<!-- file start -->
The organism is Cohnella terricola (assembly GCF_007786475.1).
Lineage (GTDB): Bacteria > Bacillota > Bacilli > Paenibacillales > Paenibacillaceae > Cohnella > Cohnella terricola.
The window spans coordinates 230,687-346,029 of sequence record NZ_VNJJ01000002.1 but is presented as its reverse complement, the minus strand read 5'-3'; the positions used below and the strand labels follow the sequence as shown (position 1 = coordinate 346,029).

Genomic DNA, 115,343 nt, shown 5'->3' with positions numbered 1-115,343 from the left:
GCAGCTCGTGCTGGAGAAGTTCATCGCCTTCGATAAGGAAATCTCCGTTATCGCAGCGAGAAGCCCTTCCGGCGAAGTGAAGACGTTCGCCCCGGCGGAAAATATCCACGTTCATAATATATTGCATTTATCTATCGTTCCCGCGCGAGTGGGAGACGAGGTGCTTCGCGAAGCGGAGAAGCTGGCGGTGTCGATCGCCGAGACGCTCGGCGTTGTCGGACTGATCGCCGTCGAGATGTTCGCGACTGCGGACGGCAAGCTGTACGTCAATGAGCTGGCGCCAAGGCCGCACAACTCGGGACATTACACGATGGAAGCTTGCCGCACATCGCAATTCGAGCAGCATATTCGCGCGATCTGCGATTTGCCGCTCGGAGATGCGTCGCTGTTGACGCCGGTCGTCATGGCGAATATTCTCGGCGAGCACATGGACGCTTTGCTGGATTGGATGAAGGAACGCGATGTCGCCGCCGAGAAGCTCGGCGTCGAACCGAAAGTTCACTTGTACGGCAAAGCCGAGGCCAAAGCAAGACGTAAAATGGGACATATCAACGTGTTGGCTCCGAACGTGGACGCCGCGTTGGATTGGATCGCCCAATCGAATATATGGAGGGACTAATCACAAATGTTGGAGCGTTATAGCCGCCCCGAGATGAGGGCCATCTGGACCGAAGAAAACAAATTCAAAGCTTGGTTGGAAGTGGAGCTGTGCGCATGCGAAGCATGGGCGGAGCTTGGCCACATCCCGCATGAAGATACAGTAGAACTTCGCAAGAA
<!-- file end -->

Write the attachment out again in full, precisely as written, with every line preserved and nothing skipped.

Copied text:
The organism is Cohnella terricola (assembly GCF_007786475.1).
Lineage (GTDB): Bacteria > Bacillota > Bacilli > Paenibacillales > Paenibacillaceae > Cohnella > Cohnella terricola.
The window spans coordinates 230,687-346,029 of sequence record NZ_VNJJ01000002.1 but is presented as its reverse complement, the minus strand read 5'-3'; the positions used below and the strand labels follow the sequence as shown (position 1 = coordinate 346,029).

Genomic DNA, 115,343 nt, shown 5'->3' with positions numbered 1-115,343 from the left:
GCAGCTCGTGCTGGAGAAGTTCATCGCCTTCGATAAGGAAATCTCCGTTATCGCAGCGAGAAGCCCTTCCGGCGAAGTGAAGACGTTCGCCCCGGCGGAAAATATCCACGTTCATAATATATTGCATTTATCTATCGTTCCCGCGCGAGTGGGAGACGAGGTGCTTCGCGAAGCGGAGAAGCTGGCGGTGTCGATCGCCGAGACGCTCGGCGTTGTCGGACTGATCGCCGTCGAGATGTTCGCGACTGCGGACGGCAAGCTGTACGTCAATGAGCTGGCGCCAAGGCCGCACAACTCGGGACATTACACGATGGAAGCTTGCCGCACATCGCAATTCGAGCAGCATATTCGCGCGATCTGCGATTTGCCGCTCGGAGATGCGTCGCTGTTGACGCCGGTCGTCATGGCGAATATTCTCGGCGAGCACATGGACGCTTTGCTGGATTGGATGAAGGAACGCGATGTCGCCGCCGAGAAGCTCGGCGTCGAACCGAAAGTTCACTTGTACGGCAAAGCCGAGGCCAAAGCAAGACGTAAAATGGGACATATCAACGTGTTGGCTCCGAACGTGGACGCCGCGTTGGATTGGATCGCCCAATCGAATATATGGAGGGACTAATCACAAATGTTGGAGCGTTATAGCCGCCCCGAGATGAGGGCCATCTGGACCGAAGAAAACAAATTCAAAGCTTGGTTGGAAGTGGAGCTGTGCGCATGCGAAGCATGGGCGGAGCTTGGCCACATCCCGCATGAAGATACAGTAGAACTTCGCAAGAA